Home may be where the $$$ is

Jun 17, 2008 7:04 PM

Feist Facts by Jim Feist | The Chicago White Sox offense has been up and down, but the pitching has been dominant – tops in ERA in the American League.

Chicago went through a stretch in May and June going 24-9 under the total. The Los Angeles Angels has also struggled offensively, but the pitching has held them together in the AL West. The Angels have a decent pitcher-friendly park and started 21-11 under the total at home.

Boston has continued to be a great home team. On the way to winning the World Series in 2004, Boston was a respectable 43-38 on the road, but a sizzling 55-26 at Fenway! The same is true this season. The Red Sox have a losing road mark, but are a dominating 26-8 start at home.

Why? The most glaring reason is that the BoSox average 4.2 runs per game on the road, but 5.8 at Fenway. The hitters know how to use the Green Monster

Strong all-around defensive and pitching teams can help diminish significant home/road differences. The Angels are built around their pitching and defense and they started with a better mark on the road (21-12) than at home (19-14).

The biggest surprise in the AL has been Tampa Bay. The Rays have vastly improved their pitching and defense for this season, starting 24-10 under the total at home.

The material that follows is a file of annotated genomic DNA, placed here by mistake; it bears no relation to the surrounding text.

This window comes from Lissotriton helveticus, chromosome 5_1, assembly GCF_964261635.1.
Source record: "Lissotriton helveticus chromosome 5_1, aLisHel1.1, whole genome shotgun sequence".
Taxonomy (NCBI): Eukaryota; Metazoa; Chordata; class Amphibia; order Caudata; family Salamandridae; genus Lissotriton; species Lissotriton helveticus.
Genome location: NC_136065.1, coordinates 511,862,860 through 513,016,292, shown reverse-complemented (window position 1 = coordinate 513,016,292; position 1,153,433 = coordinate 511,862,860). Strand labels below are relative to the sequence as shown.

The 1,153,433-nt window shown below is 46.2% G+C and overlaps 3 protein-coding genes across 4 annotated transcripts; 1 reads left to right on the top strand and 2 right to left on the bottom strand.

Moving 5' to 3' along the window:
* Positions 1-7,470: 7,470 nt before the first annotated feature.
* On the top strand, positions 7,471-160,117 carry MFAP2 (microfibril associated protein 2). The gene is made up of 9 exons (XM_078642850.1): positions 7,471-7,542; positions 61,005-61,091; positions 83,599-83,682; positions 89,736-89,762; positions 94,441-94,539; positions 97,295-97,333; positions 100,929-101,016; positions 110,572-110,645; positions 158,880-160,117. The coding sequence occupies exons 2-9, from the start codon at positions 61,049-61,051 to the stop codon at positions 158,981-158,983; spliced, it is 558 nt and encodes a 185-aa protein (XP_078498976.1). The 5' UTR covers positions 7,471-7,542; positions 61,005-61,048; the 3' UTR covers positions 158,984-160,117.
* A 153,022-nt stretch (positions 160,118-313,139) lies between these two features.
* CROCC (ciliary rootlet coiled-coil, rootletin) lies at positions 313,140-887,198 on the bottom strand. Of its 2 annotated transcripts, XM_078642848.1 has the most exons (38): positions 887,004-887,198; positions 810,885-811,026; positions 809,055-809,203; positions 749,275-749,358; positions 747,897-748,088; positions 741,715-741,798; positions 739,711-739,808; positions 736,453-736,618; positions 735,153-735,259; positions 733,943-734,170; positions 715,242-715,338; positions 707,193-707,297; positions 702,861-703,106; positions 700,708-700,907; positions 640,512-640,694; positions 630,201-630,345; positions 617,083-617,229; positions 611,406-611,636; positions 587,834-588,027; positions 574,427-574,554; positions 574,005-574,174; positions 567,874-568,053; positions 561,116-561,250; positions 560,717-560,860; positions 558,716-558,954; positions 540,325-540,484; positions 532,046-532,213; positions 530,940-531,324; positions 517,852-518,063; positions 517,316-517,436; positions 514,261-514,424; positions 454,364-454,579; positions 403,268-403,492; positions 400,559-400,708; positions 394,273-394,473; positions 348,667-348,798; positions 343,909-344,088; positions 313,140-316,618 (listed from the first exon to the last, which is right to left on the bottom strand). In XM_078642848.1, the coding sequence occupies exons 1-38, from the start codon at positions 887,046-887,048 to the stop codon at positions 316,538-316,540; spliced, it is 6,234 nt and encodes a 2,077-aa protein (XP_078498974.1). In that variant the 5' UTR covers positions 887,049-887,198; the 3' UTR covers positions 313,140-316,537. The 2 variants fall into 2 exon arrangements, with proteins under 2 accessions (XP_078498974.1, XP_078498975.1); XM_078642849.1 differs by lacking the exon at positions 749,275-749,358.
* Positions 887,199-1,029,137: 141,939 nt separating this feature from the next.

The Orioles have been better than expected as the pitching staff has improved, particularly in the starting rotation. After trading away Miguel Tejada, everyone assumed the Baltimore offense would be worse – and they have.

Baltimore is third worst in the AL in runs scored. That combination has made the Orioles a better under team, including a 15-10 start at Camden Yards.

The Seattle Mariners are fifth worst in fielding in the AL and second worst in pitching. They’ve been money-burners, too, with a losing record as favorites.

In the National League, the first-place Cubs have been a Jekyll and Hyde team, starting 29-8 at home, but with a losing road mark. The offense scores 6½ runs in Wrigley, but just 4.4 on the road.

Baseball fans often talk of a Cubs/Red Sox World Series and they have a shot this season. The Cubs last won a World Series in 1908, so it would be nice symmetry to see them make a run on the 100th anniversary of their last title team.

By the way, the Cubs and Red Sox did meet in the World Series once, in 1918.

Since PETCO Park opened, it has the toughest place to hit in baseball. San Diego has been searching for speed in the outfield, as the offense consistently ranks near the bottom in most offensive categories because of the park.

The Padres average just 3½ runs at home where they started 22-13 under the total. A year ago they started 19-11 under the total at home. Teams that play well on the road can avoid slumps by upgrading their defense and pitching, a key to success during a 162-game marathon.